Wireless Sensor Networks

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					Wireless Sensor Networks
• The most profound technologies are those
  that disappear. They weaves themselves
  into the fabric of everyday life until they
  are indistinguishable from it.

 -- Mark Weiser, Father of Ubiquitous
 Computing and Chief Technologists of
 Xerox PARC.
          Introduction (1)
• A new generation of massive-scale
  sensor networks suitable for a range
  of commercial and military
  applications is brought forth by
  – Advances in MEMS (micro-
    electromechanical system technology)
  – Embedded microprocessors
            Introduction (2)
• Tiny, cheap sensors may be literally sprayed
  onto roads, walls, or machines, creating a
  digital skin that senses a variety of physical
  phenomena of interest: monitor pedestrian or
  vehicular traffic in human-aware
  environments and intelligent transportation
  grids, report wildlife habitat conditions for
  environmental conservation, detect forest
  fires to aid rapid emergency responses, and
  track job flows and supply chains in smart
  factories.
              Constraints
• Finite on-board battery power

• Limited network communication bandwidth
Sensor networks significantly expand the existing Internet into physical spaces.
The data processing, storage, transport, querying, as well as the internetworking
between the TCP/IP and sensor networks present a number of interesting
research challenges that must be addressed from a multidisciplinary, cross-layer
perspective.
Samples of wireless sensor hardware: (a) Sensoria WINS NG 2.0 sensor node; (b)
HP iPAQ with 802.11b and microphone; (c) Berkeley/Crossbow sensor mote,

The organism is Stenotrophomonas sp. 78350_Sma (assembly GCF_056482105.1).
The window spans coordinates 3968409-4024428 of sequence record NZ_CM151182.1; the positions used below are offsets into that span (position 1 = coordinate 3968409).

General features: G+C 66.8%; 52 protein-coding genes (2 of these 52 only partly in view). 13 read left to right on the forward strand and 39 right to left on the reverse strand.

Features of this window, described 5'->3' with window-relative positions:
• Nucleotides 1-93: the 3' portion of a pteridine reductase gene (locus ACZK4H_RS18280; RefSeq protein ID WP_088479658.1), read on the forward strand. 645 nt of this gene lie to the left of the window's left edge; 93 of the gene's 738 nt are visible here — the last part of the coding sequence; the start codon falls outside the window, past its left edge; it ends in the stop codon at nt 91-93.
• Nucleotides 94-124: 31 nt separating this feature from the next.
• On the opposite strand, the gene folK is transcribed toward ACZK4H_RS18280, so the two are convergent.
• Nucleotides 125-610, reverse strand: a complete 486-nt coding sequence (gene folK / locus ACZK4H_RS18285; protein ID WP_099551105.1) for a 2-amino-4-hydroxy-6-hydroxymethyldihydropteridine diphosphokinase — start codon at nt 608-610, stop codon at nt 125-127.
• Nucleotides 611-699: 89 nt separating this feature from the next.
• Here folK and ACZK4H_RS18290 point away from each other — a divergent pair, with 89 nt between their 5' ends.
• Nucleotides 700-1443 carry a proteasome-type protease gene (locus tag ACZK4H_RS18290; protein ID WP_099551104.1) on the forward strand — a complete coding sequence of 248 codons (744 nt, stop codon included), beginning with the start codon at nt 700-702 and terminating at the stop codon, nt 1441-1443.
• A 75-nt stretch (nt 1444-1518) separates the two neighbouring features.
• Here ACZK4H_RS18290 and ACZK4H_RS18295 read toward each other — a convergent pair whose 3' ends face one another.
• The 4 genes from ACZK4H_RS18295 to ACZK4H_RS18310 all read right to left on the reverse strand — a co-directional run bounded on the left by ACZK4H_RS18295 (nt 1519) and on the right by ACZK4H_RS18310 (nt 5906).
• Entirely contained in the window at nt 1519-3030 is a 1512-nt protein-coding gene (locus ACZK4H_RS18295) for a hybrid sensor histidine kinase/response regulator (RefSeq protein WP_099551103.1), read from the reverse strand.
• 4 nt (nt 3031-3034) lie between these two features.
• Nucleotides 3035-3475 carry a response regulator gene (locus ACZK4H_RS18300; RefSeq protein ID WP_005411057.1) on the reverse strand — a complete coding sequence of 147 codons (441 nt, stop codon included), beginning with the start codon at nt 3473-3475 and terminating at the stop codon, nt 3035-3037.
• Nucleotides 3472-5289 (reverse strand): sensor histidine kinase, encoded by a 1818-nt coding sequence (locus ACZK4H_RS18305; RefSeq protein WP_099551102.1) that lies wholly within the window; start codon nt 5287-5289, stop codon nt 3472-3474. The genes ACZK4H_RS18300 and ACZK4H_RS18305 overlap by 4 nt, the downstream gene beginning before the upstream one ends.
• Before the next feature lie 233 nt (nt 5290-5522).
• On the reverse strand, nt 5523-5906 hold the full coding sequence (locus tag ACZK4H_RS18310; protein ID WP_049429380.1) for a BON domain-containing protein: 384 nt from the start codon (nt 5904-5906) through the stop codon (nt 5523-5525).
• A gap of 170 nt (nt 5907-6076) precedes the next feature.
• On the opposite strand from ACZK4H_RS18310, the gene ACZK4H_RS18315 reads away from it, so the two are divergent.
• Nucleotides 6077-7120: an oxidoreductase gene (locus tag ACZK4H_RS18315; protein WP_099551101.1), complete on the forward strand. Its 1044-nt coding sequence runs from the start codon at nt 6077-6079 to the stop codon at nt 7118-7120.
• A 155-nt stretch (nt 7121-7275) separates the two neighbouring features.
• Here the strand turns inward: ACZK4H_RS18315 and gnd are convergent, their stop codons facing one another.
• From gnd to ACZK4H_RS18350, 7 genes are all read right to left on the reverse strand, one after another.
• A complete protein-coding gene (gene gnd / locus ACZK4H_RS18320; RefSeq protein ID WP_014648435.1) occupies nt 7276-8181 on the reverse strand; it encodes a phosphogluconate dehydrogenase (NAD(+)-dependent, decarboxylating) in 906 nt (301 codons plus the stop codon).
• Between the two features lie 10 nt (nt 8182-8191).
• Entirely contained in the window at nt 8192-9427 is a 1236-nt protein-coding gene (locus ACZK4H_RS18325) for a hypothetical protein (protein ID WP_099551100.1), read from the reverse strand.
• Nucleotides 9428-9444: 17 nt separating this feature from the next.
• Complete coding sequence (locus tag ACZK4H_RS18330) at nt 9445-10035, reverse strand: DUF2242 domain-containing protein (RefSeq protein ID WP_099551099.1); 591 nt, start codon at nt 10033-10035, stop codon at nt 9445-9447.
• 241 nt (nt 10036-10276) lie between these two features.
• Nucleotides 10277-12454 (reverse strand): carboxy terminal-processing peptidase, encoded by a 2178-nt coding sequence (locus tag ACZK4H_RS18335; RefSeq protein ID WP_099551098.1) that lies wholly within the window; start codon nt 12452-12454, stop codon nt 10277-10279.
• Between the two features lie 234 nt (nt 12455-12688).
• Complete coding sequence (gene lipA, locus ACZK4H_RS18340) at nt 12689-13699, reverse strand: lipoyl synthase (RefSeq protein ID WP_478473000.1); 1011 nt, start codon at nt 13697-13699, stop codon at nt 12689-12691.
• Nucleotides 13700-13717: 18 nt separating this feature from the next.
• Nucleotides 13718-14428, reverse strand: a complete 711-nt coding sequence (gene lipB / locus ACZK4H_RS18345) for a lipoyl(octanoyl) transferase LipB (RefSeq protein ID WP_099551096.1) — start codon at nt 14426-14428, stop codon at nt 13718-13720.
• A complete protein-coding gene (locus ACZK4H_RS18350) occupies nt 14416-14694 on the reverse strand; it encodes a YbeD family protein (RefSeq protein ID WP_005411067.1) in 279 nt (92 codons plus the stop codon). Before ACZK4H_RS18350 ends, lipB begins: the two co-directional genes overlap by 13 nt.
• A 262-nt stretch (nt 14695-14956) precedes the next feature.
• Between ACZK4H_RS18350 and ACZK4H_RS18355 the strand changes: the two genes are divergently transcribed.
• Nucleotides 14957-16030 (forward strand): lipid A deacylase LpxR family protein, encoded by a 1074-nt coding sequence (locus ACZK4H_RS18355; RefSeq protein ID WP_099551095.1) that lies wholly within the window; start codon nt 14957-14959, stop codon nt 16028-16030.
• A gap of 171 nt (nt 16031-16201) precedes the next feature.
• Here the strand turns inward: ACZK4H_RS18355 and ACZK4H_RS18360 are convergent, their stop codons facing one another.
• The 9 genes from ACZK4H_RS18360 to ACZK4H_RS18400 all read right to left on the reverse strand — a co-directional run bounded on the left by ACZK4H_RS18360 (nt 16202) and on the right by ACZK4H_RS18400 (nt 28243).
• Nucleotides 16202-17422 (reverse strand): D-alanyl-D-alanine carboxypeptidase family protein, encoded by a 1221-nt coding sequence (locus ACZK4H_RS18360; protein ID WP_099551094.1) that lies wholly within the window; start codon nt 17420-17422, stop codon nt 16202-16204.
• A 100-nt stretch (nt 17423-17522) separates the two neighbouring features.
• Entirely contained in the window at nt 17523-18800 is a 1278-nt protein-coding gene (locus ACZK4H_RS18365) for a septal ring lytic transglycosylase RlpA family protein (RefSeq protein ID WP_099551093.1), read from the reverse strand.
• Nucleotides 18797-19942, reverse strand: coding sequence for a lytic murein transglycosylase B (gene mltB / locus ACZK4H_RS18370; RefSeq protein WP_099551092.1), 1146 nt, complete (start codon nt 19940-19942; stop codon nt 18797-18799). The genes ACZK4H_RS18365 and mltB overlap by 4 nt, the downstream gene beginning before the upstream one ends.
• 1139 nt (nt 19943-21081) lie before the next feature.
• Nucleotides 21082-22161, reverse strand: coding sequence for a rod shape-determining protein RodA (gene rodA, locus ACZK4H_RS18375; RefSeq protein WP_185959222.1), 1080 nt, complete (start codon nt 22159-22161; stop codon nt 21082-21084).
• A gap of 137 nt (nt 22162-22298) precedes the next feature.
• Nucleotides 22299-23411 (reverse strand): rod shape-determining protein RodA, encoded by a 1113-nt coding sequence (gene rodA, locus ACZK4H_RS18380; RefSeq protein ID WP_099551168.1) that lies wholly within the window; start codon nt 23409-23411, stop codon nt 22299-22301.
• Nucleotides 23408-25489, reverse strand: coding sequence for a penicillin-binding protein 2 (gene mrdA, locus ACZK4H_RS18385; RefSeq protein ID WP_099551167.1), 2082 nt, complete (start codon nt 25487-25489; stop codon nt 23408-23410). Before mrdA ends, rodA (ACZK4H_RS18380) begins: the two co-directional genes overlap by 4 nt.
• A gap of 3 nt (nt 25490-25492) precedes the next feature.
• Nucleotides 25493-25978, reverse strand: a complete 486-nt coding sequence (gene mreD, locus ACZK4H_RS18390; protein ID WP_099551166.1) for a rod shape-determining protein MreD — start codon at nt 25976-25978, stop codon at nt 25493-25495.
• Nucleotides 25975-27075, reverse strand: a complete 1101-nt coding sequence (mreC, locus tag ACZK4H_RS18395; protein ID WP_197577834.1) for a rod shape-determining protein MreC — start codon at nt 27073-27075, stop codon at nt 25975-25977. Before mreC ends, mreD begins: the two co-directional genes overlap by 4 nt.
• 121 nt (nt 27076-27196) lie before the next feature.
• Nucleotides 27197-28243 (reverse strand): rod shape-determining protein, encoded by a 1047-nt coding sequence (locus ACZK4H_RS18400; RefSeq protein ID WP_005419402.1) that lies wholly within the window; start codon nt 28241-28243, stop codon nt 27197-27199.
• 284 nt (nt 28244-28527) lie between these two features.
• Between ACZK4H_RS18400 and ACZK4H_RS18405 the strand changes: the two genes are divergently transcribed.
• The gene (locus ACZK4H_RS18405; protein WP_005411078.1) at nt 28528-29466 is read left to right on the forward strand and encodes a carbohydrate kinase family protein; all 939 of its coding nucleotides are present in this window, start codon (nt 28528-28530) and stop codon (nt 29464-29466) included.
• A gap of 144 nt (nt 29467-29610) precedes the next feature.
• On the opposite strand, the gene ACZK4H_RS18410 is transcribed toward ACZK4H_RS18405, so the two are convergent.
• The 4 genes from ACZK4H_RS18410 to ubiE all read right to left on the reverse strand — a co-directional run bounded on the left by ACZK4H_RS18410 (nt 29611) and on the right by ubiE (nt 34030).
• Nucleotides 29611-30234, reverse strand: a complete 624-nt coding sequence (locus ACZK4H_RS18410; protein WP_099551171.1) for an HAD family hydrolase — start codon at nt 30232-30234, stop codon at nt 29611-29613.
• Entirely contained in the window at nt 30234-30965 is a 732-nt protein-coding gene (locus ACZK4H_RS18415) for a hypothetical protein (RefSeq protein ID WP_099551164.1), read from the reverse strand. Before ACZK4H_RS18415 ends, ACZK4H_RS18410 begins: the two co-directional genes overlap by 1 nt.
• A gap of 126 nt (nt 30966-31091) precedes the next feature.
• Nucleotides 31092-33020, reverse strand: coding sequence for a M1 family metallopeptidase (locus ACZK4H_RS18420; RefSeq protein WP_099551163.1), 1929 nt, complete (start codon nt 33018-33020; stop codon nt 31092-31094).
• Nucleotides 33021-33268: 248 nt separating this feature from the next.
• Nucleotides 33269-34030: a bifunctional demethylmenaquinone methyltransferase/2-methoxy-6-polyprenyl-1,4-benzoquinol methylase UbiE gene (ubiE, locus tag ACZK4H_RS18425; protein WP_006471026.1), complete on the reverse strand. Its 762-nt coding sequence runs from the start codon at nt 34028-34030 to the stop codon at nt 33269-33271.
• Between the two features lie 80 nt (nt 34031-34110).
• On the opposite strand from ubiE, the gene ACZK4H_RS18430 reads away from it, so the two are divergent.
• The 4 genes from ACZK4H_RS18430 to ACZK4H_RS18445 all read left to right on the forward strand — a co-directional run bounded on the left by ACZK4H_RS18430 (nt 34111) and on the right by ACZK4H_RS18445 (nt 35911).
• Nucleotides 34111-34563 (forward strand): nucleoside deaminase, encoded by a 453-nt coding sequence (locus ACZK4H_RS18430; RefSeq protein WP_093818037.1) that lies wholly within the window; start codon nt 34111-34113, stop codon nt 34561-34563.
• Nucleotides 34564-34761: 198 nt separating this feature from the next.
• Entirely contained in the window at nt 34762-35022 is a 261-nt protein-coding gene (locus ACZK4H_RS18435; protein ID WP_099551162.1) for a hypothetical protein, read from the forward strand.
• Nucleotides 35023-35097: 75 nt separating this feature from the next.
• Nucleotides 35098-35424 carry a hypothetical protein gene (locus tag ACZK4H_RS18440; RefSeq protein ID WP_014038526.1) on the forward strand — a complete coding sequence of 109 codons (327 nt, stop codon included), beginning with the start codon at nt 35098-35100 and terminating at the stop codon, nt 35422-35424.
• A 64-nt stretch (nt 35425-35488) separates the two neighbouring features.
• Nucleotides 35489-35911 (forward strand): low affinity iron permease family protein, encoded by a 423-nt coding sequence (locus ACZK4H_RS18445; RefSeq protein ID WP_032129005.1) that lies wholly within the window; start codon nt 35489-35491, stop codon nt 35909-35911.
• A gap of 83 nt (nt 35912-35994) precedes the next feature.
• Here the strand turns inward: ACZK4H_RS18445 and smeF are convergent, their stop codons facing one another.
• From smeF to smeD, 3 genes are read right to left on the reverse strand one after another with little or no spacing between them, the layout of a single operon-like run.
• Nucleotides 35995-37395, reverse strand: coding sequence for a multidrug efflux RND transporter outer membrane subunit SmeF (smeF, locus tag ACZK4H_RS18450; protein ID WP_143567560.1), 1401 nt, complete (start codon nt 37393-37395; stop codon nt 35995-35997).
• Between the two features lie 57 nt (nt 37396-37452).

alongside a U.S. penny; (d) An early prototype of Smart Dust MEMS integrated
sensor, being develped at UC Berkeley.
 Communicating VS Computing
• It is well known that communicating 1 bit over
  the wireless medium at short range consumes
  far more energy than processing that bit.
• For the Sensoria sensors and Berkeley motes,
  the ratio of energy consumption for
  communication and computation is in the range
  of 1,000 to 10,000.
• Thus, we should try to minimize the amount and
  range of communication as much as possible.
                  Challenges
• Limited hardware: Each node has limited processing,
  storage, and communication capabilities, and limited
  energy supply and bandwidth.
• Limited support for networking: The network is peer-
  to-peer, with a mesh topology and dynamic, mobile,
  and unreliable connectivity.
• Limited support for software development: The tasks
  are typically real-time and massively distributed,
  involve dynamic collaboration among nodes, and must
  handle multiple competing events.
Advantages of Sensor Networks
• Energy Advantage: by the multihop topology and
  in-network processing

• Detection Advantage: SNR is improved by
  reducing average distances from sensor to
  source of signal, or target.

• Robustness

• Scalability
       Energy Advantage (1)
• A multihop RF network provides a
  significant energy saving over a single-hop
  network for the same distance.